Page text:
The Russian Pacific Fleet conducted an anti-submarine warfare (ASW) exercise in the Sea of Japan earlier month, according to the Russian Navy. The drill, which took place in the Peter the Great Gulf, involved a number of aircraft, surface warships, and at least one submarine.
“In the Peter the Great Gulf, ships from the Primorskaya Flotilla of the Russian Pacific Fleet have held drills on locating and destroying an ‘enemy’ submarine,” a Pacific Fleet spokesperson was quoted as saying by TASS news agency on June 4. “Among ships that took part in the drills were the Varyag guided missile cruiser, the Bystry destroyer and the Admiral Panteleyev large anti-submarine ship.”
The Varyag is a Slava-class guided missile cruiser and the Pacific Fleet’s flagship. The Soviet-era warship is capable of launching the Kamov Ka-27 ASW helicopter, which can carry up to four APR-3E light acoustic homing torpedoes or four groups of Zagon-1 anti-submarine corrected air bombs.
The Bystry is a Sovremenny class guided-missile destroyer primarily used for fleet air defense, and one of the few ships of the class still in active service with the Russian Navy. The Admiral Panteleyey is an Udaloy-class destroyer, classified by the service as a “large anti-submarine ship” and capable of launching SS-N-14 Silex anti-submarine missiles.
The Pacific Fleet used a Type 877 Kilo-class diesel-electric attack submarines (SSK) as a stand-in for the enemy submarine. The submarine during the June drill was reportedly attacked with depth charges and torpedoes dropped from aircraft and launched from surface combatants.
Kilo-class subs are routinely used for ASW drill by the Russian Navy. The Pacific Fleet is expected to receive six improved Project 636.3 Kilo-class (aka Vashavyanka-class) SSKs by 2021. As I explained in September 2016:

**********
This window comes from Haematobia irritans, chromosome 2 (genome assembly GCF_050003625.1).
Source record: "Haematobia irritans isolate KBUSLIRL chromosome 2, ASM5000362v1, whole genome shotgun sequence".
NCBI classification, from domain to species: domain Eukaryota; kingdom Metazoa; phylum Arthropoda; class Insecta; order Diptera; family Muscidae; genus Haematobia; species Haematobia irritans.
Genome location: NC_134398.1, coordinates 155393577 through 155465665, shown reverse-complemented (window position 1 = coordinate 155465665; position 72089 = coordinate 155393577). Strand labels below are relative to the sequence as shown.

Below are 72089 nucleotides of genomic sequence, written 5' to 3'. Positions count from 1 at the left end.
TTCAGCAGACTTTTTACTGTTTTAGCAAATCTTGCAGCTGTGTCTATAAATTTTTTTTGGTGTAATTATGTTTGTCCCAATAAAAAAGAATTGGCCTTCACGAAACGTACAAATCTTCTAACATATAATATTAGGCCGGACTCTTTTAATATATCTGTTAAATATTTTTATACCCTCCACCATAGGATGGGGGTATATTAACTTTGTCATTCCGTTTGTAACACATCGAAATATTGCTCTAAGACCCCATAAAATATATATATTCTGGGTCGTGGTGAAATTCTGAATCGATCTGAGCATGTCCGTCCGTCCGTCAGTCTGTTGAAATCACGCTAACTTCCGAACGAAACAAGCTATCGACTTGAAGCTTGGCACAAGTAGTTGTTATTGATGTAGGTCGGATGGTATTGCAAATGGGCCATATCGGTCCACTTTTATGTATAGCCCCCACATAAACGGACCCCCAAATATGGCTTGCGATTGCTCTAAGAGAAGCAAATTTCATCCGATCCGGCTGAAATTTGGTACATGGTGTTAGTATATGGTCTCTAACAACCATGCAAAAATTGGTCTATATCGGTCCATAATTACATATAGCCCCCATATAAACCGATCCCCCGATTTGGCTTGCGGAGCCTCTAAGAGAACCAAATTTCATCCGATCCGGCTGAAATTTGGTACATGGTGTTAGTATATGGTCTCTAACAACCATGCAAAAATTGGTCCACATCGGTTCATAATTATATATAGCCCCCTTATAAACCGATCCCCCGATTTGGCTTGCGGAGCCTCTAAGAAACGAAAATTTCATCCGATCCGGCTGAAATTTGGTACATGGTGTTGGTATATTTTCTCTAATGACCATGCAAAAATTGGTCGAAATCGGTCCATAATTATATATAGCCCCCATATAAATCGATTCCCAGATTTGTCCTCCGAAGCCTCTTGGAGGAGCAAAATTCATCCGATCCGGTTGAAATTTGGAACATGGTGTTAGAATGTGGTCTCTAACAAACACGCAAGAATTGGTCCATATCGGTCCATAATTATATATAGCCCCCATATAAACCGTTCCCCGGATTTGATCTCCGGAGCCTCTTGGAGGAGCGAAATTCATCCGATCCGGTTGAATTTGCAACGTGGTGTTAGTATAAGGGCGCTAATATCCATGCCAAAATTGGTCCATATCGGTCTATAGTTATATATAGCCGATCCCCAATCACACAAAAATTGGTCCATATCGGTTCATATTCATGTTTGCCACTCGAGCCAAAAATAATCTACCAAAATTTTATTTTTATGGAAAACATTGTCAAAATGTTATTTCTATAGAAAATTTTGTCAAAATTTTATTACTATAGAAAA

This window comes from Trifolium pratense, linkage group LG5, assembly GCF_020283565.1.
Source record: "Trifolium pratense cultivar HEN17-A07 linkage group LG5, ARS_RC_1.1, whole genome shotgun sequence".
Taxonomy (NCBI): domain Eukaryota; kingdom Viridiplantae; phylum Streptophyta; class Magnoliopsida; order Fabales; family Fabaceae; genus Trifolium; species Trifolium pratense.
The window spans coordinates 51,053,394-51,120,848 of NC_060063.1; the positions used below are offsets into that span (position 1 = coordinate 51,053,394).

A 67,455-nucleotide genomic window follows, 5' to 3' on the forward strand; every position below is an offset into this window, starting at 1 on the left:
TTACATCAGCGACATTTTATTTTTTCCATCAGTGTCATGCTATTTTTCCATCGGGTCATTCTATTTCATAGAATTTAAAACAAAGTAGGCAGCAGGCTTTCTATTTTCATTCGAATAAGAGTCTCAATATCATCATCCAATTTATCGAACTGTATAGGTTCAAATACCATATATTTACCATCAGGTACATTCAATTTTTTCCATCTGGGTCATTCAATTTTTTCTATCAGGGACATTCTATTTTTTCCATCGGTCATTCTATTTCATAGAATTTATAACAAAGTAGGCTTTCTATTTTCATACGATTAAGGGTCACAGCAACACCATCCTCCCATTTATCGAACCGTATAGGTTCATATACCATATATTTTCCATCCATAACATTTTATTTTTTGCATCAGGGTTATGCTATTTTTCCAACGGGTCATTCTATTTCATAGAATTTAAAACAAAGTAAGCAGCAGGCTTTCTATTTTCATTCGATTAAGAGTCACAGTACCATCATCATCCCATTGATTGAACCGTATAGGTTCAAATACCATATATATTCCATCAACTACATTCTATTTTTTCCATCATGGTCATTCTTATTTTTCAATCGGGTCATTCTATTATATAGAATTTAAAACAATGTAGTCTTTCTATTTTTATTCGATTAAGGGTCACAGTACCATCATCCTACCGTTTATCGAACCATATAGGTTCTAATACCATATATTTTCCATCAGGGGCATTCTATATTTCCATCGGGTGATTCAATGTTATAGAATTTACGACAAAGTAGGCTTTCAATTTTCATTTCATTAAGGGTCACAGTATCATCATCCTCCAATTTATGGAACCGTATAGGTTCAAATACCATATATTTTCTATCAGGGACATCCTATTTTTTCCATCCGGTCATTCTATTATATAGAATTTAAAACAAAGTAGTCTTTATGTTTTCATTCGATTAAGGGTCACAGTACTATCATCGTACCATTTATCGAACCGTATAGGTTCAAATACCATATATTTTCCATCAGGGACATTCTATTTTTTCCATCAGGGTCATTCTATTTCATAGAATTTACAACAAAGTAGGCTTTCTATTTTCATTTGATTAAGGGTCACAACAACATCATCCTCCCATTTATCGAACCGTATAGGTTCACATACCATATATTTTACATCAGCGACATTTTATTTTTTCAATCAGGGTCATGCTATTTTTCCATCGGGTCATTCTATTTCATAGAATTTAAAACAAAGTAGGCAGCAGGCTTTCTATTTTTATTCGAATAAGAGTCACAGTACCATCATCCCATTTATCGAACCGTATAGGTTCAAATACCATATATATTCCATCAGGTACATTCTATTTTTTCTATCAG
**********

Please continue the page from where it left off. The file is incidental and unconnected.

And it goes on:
The Project 636.3 Kilo-class is an improved variant of the original Project 877 Kilo-class design. The updated version is slightly longer in length — the sub’s submerged displacement is around 4,000 tons — and feature improved engines, an improved combat system, as well as new noise reduction technology. The submarine has a crew of around 50 and can conduct patrols for up to 45 days.
The exercise also involved the Ilyushin Il-38/N “Dolphin” maritime patrol/ASW aircraft, which was used for locating and tracking the submarine. The Il-38N is an improved version of the original Il-38 and has reportedly been fitted with the new Novella maritime surveillance mission system, enhancing the aircraft’s electronic reconnaissance and tracking capabilities.
The Russian Pacific Fleet has been conducting a number of ASW exercises in recent months. The service held exercises on April 30 and April 19 in the Arctic Ocean and in waters off the Russian territory of Khabarovsk in the country’s Far East, respectively. The fleet is slowly rebuilding its ASW capability after years of neglect following the collapse of the Soviet Union.